AN ‘ECOTRIP’ IN AN ITIWIT INFLATABLE KAYAK
Last year, two friends paddled 650km down the River Tagus from Madrid to Lisbon in two Itiwit inflatable kayaks. The trip looked amazing, so I blindly signed up for the next adventure - not knowing where it would be. We were set on doing a trip which combined adventure with a green mission, and thus the three of us set up EcoTripping.
#1 THE PLANNING STAGE: PADDLING PRACTICE AND PLASTIC PICKUP
After some back and forth, looking at rivers on maps, we settled on the longest river in the British Isles: the River Shannon in Ireland. The idea was to go from the source (the Shannon Pot in County Cavan) and paddle over 300km down to the river's end in Limerick. From our research it was obvious that plastic pollution in the oceans is currently a huge problem but also in rivers where much of it originates. So we decided to do our bit by collecting all the plastic pollution we would find along the course of the Shannon.
With the basic outline put together, I needed to prepare! First stop - get a kayak. Itiwit were really behind the trip and set me up with everything I needed, from paddles to the inflatable kayak itself! I’m a complete novice when it comes to kayaking so to jump into a trip like this… I knew my fitness would need to improve. Some very good advice that was given to me was: the gym is not as good as paddling - get out on the water, as much as you can! This was good advice; my first real practice was on the Regent’s Canal in London, and after repeating the 15km between Limehouse and Little Venice twice in one day, I was left with a sprained wrist and some sore shoulders. This concerned me for the trip but was in fact the best thing I could have done to prepare; I feel like I was much stronger once I was rested up.
The big take home lesson as we went along the canal, was picking up all the plastic would not be feasible. We knew Ireland wouldn’t be as dirty as London but collecting plastic really reduced our speed. We changed the plan to collect as much plastic as we could carry and sought out some litter pickers to help the effort.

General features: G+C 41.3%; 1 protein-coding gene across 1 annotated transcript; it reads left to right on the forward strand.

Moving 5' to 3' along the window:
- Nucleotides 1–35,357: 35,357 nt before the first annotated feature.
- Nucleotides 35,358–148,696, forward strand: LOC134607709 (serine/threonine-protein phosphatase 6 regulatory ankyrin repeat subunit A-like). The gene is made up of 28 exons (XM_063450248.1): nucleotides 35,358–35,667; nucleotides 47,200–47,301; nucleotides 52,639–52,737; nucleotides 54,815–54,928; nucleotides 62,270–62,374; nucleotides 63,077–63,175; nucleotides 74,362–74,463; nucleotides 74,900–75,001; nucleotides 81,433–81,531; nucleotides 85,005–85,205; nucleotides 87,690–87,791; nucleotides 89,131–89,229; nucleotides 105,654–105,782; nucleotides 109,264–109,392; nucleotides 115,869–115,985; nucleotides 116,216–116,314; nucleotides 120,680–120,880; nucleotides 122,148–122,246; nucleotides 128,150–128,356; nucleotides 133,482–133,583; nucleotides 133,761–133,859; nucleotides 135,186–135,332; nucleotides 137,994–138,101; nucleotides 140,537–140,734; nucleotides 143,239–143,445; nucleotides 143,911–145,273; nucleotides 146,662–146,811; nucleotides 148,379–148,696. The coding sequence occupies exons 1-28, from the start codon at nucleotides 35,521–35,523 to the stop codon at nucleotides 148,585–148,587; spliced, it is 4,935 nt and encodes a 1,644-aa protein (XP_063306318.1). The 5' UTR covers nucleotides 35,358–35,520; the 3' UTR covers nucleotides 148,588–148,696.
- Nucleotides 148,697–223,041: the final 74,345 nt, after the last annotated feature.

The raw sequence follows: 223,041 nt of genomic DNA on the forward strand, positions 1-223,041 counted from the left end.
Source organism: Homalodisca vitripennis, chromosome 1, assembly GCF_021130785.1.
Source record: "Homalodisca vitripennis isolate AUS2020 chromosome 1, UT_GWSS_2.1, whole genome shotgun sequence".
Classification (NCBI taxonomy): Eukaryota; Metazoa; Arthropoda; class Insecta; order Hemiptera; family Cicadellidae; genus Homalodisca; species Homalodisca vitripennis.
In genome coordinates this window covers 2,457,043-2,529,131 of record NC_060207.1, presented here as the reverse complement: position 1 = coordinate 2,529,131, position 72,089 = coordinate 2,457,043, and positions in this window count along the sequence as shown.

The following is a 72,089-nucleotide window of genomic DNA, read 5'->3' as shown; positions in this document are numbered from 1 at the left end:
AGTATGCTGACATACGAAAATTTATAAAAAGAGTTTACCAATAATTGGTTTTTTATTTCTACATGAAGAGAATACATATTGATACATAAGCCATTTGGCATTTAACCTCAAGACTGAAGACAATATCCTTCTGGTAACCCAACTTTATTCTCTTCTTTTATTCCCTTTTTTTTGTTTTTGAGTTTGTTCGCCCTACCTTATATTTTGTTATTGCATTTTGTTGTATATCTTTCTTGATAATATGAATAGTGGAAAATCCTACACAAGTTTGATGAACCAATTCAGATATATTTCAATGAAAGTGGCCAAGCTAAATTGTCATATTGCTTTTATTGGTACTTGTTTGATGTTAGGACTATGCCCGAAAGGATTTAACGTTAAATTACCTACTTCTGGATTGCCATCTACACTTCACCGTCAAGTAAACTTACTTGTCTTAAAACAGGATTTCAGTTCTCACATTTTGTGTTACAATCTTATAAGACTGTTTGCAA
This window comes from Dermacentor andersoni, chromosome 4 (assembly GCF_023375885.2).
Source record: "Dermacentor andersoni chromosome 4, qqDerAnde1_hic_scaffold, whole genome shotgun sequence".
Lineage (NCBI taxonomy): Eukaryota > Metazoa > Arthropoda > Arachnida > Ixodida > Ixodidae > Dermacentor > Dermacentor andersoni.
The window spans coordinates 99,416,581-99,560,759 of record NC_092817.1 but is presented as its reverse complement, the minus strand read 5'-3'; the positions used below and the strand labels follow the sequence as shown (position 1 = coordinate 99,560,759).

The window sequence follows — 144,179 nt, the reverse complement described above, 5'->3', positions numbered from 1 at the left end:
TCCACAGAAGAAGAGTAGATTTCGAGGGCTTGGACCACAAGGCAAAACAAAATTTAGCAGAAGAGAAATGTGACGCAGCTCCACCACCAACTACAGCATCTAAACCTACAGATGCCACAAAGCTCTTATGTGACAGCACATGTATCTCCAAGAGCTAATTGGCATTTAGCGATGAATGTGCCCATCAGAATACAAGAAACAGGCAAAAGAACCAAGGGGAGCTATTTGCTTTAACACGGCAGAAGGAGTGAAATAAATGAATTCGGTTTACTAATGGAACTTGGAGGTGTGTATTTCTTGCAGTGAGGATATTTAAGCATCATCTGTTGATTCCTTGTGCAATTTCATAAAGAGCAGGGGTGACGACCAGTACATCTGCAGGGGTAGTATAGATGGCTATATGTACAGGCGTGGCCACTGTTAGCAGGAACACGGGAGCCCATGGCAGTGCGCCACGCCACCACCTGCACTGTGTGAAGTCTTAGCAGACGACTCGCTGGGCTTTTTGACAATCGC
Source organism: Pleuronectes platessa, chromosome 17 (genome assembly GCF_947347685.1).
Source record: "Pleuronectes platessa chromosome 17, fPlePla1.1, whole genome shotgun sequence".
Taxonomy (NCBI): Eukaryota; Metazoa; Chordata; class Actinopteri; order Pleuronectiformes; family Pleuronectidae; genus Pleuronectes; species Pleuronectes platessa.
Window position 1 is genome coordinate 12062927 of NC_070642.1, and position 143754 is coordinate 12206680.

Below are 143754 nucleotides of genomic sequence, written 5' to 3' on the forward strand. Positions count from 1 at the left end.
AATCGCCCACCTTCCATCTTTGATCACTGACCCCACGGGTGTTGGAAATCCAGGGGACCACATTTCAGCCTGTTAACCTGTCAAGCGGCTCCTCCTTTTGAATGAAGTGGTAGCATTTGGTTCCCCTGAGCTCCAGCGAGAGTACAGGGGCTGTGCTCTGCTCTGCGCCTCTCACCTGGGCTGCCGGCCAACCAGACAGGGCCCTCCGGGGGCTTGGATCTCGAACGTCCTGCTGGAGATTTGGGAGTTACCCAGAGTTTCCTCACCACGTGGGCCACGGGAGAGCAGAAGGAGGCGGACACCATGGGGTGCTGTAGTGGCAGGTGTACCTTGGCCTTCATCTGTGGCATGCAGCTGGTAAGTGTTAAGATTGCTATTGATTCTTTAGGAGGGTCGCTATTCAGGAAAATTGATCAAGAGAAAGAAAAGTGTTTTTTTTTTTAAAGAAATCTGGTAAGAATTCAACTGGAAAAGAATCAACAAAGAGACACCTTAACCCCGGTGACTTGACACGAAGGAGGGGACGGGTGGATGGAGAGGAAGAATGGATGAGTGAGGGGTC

#2 ARRIVAL AND THE FIRST PADDLES
Keeping our carbon footprint in mind we chose to get the ferry to Northern Ireland and then the bus to as close to the source of the river as possible, to a lovely village called Belcoo. From there, we looked for a taxi to take us to Lough Allen (the river is too small to paddle at the very source). Luckily a man called Phelim a local bus driver was kind enough to offer a lift!
Setting off on the first of many lakes, we discovered that it rains in Ireland…all the time. We knew we would get wet on the trip anyway, so what did it matter?
That night we learnt the hard lesson to check all the equipment before leaving. Two of the tension ropes inside the tent poles had snapped, meaning only half a tent could be set up. Dark, cold and raining – it was not the best time to find out the tent was broken. I learned a basic lesson the hard way: check your gear!
On the second day we fixed the tent and meandered down the river to Carrick on Shannon and had a pint of Guinness in the pub. Whilst there, we met Jim from Carrick Camping [Insert: https://www.carrickcamping.net/]. We talked to him about what we were up to, and he gave us some tips and offered us a place to stay for the night! In two days, two people had gone out of their way to really help us out - this was pretty much the theme for everyone we met: friendly, generous and chatty. I’ve been told by an Irish friend that this is “céad míle fáilte” meaning a hundred thousand welcomes which is often extended to visitors.
For us city boys used to the creature comforts - being wet, chilly and uncleaned for just about 24 hours we realised showers were going to be a luxury on the trip. But we felt fresh hitting the next day!
#3 WILD CAMPING AND WATER SUPPLIES